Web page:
ERIC Number: ED472200
Record Type: RIE
Publication Date: 2002
The Illusion of e-Learning: Why We Are Missing Out on the Promise of Technology. League White Papers.
Greenagel, Frank L.
This paper argues that e-learning has not kept pace with the development of increasingly rich IP (Internet Protocol)-based delivery platforms for a number of reasons, including an apparent lack of awareness on the part of developers of the ways in which people learn, and an interest in keeping costs low, which precludes expenditures on effectiveness measures and development of new strategies for delivery. The author also argues that standards such as SCORM (Shareable Courseware Object Reference Model) and IMS (Instructional Management System) do not treat learning outcomes, but instead deal with tagging, coding, and indexing learning objects. This paper asks the question: Under what conditions does e-learning work? Dropout rates for e-learning are much higher (70%) than for standard instruction in four-year colleges (15%). The author contends that there can be no such thing as a generic e-learning model, but that the potential for developing models that are highly suitable for a wide variety of learners and objectives is there. The author uses Gardner's Multiple Intelligences to argue for the need to match technology to learning style. Some of the broad conclusions of Gardner's work indicate that only 30% of adults say they learn best by listening, while another 30% prefer to read and reflect. The paper concludes that the outlook for e-learning is mixed. (Author/NB)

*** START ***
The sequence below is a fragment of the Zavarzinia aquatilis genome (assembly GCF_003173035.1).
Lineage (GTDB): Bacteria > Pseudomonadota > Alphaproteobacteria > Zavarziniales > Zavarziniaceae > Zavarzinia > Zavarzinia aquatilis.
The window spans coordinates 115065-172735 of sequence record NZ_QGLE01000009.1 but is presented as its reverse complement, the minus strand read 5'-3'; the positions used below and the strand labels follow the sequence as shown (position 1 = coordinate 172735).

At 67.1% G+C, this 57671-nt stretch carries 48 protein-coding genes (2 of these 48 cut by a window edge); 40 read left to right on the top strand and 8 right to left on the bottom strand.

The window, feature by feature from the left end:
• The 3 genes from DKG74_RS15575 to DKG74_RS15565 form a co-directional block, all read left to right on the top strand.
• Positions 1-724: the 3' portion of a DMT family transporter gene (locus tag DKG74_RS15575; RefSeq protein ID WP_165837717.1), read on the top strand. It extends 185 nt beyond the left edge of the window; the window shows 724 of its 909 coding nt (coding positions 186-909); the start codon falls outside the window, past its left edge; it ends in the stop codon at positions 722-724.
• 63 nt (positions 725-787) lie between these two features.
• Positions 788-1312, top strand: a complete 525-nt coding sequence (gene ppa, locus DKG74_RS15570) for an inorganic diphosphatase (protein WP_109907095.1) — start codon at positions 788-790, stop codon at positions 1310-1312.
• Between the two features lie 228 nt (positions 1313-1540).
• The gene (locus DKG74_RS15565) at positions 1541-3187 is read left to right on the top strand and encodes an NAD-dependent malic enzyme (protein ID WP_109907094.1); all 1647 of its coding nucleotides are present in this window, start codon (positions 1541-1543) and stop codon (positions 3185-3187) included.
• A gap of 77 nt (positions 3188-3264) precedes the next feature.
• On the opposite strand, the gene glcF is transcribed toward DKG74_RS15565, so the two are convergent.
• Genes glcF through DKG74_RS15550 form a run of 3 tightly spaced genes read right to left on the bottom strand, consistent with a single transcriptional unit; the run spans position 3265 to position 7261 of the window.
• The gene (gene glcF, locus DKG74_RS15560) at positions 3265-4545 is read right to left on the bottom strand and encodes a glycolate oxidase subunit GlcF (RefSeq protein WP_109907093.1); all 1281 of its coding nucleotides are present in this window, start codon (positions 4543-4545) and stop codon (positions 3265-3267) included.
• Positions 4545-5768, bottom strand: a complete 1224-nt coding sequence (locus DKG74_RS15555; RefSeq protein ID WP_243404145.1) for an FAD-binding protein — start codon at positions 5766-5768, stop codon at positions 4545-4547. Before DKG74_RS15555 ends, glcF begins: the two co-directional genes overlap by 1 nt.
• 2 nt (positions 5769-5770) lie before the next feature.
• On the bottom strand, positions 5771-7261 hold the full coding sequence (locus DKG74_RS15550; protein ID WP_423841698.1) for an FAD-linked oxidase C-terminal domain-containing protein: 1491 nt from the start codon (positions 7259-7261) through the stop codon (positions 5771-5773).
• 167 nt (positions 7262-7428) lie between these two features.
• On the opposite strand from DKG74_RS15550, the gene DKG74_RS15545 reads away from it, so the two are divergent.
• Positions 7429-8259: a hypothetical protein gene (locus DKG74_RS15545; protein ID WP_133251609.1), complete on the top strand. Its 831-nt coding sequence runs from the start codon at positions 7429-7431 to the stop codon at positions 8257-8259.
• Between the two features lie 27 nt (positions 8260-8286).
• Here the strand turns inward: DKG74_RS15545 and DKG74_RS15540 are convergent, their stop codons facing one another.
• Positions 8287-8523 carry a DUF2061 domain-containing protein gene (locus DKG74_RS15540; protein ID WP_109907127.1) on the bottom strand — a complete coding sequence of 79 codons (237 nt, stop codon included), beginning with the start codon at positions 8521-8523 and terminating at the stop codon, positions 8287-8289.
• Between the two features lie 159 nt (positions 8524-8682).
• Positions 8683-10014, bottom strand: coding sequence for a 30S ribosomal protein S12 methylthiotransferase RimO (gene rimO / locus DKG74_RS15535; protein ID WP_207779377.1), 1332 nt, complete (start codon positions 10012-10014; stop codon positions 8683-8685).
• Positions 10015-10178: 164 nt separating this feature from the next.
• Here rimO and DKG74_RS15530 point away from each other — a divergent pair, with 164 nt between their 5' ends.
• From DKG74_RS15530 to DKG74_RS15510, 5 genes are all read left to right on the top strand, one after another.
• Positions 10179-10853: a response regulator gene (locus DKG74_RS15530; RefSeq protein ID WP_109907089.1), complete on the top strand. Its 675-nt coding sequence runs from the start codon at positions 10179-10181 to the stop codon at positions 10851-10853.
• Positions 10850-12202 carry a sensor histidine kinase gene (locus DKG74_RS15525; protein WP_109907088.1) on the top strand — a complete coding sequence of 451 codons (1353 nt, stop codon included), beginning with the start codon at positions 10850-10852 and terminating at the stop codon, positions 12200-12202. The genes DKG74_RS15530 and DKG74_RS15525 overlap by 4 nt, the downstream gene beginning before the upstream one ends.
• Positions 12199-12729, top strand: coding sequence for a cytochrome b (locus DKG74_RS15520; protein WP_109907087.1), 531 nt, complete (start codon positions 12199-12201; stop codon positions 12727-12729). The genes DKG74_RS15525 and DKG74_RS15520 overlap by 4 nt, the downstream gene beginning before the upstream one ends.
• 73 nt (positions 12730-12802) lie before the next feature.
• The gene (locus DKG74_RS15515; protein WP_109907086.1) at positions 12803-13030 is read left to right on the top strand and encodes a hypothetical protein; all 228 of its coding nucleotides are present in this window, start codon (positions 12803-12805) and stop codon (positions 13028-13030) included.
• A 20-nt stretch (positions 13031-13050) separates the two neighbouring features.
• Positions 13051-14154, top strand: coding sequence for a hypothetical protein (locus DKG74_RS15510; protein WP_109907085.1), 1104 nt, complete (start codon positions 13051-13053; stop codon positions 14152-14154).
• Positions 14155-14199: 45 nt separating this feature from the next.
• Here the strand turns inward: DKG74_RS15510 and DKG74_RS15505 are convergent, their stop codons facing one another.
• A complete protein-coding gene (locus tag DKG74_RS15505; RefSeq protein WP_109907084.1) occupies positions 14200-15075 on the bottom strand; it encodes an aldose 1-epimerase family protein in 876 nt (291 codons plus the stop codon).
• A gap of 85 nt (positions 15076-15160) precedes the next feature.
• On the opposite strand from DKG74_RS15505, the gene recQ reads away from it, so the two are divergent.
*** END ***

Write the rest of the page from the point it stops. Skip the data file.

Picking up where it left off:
Descriptors: Access to Computers, College Curriculum, College Instruction, Community Colleges, Computer Uses in Education, Cost Effectiveness, Distance Education, Information Literacy, Internet, Technological Literacy, Technology, Technology Education, Two Year College Students, Two Year Colleges
For full text: http://www.league.org/publication/whitepapers/index.html.
Publication Type: Opinion Papers
Education Level: N/A
Authoring Institution: League for Innovation in the Community Coll.